By Pat Anson, Editor
An independent panel convened by the National Institutes of Health is calling for major changes in the way the healthcare system treats people suffering from chronic fatigue – a complex and poorly understood disorder that affects an estimated one million Americans, most of them women.
Myalgic Encephalomyelitis/Chronic Fatigue Syndrome (ME/CFS) is characterized by extreme fatigue, chronic pain, impaired memory, insomnia, and other symptoms that do not improve with rest. Many of the symptoms overlap with other diseases and disorders -- including fibromyalgia, depression, and inflammation – making a correct diagnosis even more difficult.
There is also a stigma often associated with chronic fatigue.
“Both society and the medical profession have contributed to ME/CFS patients feeling disrespected and rejected. They are often treated with skepticism, uncertainty, and apprehension and labeled as deconditioned or having a primary psychological disorder,” the panel states in its final report.
“ME/CFS patients often make extraordinary efforts at extreme personal and physical costs to find a physician who will correctly diagnose and treat their symptoms while others are treated inappropriately causing additional harm.”
Although the economic burden of chronic fatigue is estimated at between $2 billion and $7 billion annually, the panel said there has been “minimal progress” in improving the state of science for ME/CFS over the last 20 years. There are no pathogens linked to chronic fatigue, no diagnostic tests and no known cures.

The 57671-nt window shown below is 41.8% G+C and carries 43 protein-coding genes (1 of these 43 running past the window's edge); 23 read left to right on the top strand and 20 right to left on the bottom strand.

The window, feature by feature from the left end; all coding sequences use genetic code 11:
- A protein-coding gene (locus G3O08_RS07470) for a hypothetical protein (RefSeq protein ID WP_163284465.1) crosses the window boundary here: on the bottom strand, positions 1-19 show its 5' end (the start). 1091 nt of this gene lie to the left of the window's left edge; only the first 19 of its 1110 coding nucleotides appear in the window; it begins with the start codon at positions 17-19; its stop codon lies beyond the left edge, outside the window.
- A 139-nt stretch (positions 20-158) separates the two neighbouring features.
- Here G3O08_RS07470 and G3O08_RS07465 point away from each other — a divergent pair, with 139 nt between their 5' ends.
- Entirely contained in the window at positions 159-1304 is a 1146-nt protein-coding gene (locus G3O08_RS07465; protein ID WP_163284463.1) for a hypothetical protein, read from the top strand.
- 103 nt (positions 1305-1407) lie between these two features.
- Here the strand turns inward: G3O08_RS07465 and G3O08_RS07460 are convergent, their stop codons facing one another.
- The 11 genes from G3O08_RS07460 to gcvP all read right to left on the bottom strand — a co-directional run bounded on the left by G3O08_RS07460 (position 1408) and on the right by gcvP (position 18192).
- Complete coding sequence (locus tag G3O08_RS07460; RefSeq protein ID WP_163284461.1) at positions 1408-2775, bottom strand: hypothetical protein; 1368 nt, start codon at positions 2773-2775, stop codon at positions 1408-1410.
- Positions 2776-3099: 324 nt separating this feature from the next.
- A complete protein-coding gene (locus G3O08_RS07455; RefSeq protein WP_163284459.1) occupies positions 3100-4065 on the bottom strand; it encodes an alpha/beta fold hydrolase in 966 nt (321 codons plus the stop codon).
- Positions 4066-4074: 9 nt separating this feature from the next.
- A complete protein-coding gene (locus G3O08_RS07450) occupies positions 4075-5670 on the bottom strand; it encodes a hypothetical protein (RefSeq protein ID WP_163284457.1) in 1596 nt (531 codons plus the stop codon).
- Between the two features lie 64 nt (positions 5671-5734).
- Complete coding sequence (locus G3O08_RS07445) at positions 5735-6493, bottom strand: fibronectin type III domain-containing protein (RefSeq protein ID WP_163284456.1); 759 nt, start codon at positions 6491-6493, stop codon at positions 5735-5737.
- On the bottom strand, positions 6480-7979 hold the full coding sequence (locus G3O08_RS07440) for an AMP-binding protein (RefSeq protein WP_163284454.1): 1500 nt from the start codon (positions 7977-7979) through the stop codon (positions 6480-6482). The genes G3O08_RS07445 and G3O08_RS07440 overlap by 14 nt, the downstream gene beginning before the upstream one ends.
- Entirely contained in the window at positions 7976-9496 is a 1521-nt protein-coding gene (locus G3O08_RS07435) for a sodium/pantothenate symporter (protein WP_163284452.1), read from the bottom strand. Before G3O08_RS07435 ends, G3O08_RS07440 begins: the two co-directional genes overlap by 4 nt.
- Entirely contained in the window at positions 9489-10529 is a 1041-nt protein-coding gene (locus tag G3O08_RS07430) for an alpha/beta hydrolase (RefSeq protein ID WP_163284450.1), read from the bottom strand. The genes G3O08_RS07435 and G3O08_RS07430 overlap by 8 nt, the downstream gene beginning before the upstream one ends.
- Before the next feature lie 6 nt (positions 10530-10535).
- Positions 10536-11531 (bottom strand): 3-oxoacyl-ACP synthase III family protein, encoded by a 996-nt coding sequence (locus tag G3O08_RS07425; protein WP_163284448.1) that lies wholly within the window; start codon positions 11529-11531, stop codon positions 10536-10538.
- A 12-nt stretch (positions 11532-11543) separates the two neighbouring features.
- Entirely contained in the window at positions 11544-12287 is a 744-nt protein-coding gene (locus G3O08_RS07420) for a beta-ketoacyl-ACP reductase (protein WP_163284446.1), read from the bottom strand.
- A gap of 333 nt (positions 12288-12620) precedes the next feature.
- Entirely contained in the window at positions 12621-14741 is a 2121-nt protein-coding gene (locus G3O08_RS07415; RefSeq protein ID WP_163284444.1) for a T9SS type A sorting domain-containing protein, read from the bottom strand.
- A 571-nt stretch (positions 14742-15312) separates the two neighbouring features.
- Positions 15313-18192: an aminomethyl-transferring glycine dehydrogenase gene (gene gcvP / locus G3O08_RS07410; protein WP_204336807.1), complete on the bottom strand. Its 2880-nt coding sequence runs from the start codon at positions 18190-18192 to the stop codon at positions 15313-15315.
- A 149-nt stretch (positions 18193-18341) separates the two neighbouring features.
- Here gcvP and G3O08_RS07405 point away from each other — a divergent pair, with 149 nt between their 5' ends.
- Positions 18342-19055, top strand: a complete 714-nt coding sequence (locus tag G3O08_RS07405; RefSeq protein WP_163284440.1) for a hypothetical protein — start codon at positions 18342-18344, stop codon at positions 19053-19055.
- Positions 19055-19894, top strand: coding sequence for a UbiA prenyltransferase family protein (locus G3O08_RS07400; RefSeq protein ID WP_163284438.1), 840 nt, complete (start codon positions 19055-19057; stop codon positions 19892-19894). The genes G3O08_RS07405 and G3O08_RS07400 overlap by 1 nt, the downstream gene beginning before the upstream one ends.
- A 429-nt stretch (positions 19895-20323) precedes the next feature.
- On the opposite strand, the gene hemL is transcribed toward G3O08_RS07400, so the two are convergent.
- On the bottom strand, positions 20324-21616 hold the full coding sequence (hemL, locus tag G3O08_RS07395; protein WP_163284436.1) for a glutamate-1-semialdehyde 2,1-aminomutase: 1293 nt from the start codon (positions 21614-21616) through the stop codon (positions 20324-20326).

"We need to learn more about the cellular and molecular mechanisms of this disease and how immunologic, neurologic, and other factors contribute to ME/CFS," said Carmen Green, MD, the panel’s chair and professor of anesthesiology, obstetrics and gynecology, and health management and policy at the University of Michigan Schools of Medicine and Public Health.
"We need to fund more studies that can be easily reproduced, and we must gain a better understanding of how ME/CFS affects people and their families in terms that are clinically meaningful to them. In addition, we need to have a greater understanding of the impact of ME/CFS across the life span, especially in underserved and vulnerable populations."
What little research that has been done has focused on Caucasian, middle-aged women. The panel said new studies need to include children, minorities, men, patients living in rural areas, and those who are homebound.
To address these knowledge gaps, the panel is calling for more research and opportunities for new investigators to study ME/CFS. It also called for the creation of a repository of biological samples from chronic fatigue patients (e.g., serum, whole blood, RNA, DNA) to support new studies.
In addition, the panel recommended new educational training courses to help health care providers diagnose and treat ME/CFS.
"ME/CFS exists, and despite the absence of a clear definition, an estimated one million Americans are affected by it," said Green. "In order to develop primary prevention strategies and effective drug treatments, there needs to be a clear understanding of its causes and the populations it affects."
Much of the information gathered by the panel came during a public workshop and public comment period in December of last year. The five member panel, which included Penney Cowan of the American Chronic Pain Association, operated as an independent commission. Its final report is not a policy statement of the NIH or the federal government, and there are no guarantees its recommendations will be funded or acted upon.